The Department of Education in Developing Countries: insights into change

Ooh, I’m a bad blogger. I really meant to give some updates on things I came across in the records of the Colonial Department, but realised the other day that I’ve almost finished with them now, but forgot to write anything. Sometimes the end can spring up on you suddenly. My first post is here , and the follow up here

So, where were we? The Department of Education in Tropical Areas (or ETA), became the Department of Education in Developing Countries (EDC) in 1973.

It is during the late ETA, and EDC period that connections with universities in other countries, particularly in Africa, can be tracked through the papers. And it is here I feel the collection comes into its own, not just as an example of the work of the Institute, but also in prividing snapshots of life in countries in the process of gaining independence, or in the aftermath of it. Two particular examples stand out for me, though I am sure there are countless more;

file IE/COL/23/63 (1979-1981) contains a letter from a member of staff at the University of Zimbabwe discussing the state of schools post segregation. She discusses more and more children turning up at schools, both at ones that were previously reserved for white, and for black children

file IE/COL/19/8 (1964-1966) contains papers regarding a planned conference that never took place. The papers refer to a conference that was intended to take place in Nigeria in 1966. However, the country was in the throes of the Nigerian Civil War, also called the Nigerian-Biafran War, so it could not go ahead. Often an archivist would discard papers regarding a conference that never actually happened, when the transaction so to speak, was not completed. I couldn’t have done this. While it’s not quite whitewashing history, it would be isolating the department from external occurences, and therefore ignoring the context it developed and grew within.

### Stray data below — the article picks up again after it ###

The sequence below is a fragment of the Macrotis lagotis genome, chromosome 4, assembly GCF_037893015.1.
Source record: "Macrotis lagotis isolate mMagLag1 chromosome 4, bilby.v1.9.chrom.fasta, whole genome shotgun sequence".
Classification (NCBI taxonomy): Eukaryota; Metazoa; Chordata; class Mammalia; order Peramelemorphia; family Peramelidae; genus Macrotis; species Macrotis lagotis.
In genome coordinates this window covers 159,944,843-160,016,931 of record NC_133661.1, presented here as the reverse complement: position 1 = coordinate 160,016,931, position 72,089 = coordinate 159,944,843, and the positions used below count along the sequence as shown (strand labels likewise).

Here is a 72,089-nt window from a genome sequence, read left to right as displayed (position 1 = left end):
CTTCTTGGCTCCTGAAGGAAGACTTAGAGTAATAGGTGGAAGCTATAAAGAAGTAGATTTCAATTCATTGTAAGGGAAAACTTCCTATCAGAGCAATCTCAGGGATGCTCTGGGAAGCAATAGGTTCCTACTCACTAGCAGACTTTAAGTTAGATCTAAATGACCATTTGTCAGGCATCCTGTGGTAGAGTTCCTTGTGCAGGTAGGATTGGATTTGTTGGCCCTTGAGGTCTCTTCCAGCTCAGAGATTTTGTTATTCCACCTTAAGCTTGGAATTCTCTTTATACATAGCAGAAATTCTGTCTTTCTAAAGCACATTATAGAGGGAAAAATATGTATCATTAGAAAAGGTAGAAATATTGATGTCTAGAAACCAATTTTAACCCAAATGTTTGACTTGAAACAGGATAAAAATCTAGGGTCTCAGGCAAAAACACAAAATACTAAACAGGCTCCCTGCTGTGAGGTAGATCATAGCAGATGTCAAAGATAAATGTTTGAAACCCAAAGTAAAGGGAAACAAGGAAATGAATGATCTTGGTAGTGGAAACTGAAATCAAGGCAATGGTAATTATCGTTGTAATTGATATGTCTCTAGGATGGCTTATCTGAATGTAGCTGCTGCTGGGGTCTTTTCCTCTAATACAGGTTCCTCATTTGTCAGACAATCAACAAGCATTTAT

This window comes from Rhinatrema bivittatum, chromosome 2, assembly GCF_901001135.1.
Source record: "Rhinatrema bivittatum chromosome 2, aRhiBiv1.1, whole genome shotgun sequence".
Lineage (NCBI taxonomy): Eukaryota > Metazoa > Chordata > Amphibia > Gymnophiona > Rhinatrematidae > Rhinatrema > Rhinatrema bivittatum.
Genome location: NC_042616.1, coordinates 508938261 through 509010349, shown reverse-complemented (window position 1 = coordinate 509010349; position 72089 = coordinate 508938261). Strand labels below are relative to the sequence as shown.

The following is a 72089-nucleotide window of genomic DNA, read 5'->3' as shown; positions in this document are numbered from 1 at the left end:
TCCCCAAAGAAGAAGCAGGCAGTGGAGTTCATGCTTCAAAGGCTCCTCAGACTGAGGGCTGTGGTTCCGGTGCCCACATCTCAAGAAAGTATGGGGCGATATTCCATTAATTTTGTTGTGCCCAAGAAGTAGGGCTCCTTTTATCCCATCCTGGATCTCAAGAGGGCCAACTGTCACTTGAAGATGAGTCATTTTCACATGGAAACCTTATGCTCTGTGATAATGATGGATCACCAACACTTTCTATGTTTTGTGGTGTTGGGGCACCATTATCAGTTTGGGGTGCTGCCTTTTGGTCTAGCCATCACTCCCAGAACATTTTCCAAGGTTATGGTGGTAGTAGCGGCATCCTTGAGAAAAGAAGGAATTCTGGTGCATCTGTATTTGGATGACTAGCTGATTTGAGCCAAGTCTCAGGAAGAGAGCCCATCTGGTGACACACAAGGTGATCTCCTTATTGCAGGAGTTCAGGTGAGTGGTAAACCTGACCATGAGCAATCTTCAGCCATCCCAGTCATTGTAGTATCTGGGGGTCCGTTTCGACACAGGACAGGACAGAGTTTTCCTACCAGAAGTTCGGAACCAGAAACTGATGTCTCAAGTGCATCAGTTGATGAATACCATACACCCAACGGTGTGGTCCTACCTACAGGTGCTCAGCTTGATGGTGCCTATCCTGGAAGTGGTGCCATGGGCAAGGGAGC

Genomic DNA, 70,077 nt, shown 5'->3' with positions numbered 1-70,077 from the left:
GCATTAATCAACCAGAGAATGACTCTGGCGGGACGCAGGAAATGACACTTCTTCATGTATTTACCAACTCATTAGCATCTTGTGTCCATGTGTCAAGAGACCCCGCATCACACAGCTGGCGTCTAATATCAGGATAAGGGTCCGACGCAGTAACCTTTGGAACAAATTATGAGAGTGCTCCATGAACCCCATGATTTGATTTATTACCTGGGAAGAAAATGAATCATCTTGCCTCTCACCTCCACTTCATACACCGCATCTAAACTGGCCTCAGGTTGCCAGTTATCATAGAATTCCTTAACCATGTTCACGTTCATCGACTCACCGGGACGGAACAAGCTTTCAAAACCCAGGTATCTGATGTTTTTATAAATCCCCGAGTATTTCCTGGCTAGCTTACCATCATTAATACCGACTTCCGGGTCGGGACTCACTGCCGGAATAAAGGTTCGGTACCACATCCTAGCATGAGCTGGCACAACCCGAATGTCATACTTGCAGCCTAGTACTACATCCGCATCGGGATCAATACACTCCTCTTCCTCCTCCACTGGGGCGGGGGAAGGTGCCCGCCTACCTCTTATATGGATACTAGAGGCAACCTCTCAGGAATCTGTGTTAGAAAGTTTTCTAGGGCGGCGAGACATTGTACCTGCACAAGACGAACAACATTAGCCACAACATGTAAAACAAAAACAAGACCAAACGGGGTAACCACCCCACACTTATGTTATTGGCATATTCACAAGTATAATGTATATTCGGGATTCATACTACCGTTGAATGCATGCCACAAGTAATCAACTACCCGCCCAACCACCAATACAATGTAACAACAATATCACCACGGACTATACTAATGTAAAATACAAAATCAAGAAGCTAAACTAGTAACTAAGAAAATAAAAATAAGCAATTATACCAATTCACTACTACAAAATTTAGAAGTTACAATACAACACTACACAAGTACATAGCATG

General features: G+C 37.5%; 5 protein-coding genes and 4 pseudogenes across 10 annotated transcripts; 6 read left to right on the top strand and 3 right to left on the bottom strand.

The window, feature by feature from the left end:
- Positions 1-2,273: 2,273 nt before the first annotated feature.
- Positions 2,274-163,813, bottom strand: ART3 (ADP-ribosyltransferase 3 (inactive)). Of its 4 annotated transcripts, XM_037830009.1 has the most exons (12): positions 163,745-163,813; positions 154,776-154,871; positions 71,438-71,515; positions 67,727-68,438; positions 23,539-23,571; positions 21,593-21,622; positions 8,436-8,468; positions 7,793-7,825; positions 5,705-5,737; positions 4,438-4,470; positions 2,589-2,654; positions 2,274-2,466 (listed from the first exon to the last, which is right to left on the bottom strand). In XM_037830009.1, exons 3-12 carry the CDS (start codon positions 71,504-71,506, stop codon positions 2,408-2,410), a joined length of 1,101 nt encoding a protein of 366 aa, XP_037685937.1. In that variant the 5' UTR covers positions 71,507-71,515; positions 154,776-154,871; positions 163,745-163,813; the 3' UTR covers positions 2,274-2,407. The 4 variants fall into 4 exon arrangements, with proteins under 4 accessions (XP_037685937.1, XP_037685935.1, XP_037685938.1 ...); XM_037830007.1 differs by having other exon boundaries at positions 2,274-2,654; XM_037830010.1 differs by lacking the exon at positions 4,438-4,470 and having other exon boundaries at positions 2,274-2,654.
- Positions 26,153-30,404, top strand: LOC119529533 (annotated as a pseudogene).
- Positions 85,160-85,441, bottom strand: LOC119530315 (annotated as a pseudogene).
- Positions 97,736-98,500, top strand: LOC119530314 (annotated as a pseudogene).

When working with archives, it’s often quite exciting to find find material that relates a collection to things occuring in the wider world. Archivists do love to bang on about context, but it can make quite an isolated, collection, and indeed experience, feel part of something bigger. It can also help you learn a lot about historical events that you probably didn’t learn about in history lessons at school. Do leave a comment if you have any interesting examples of similar!

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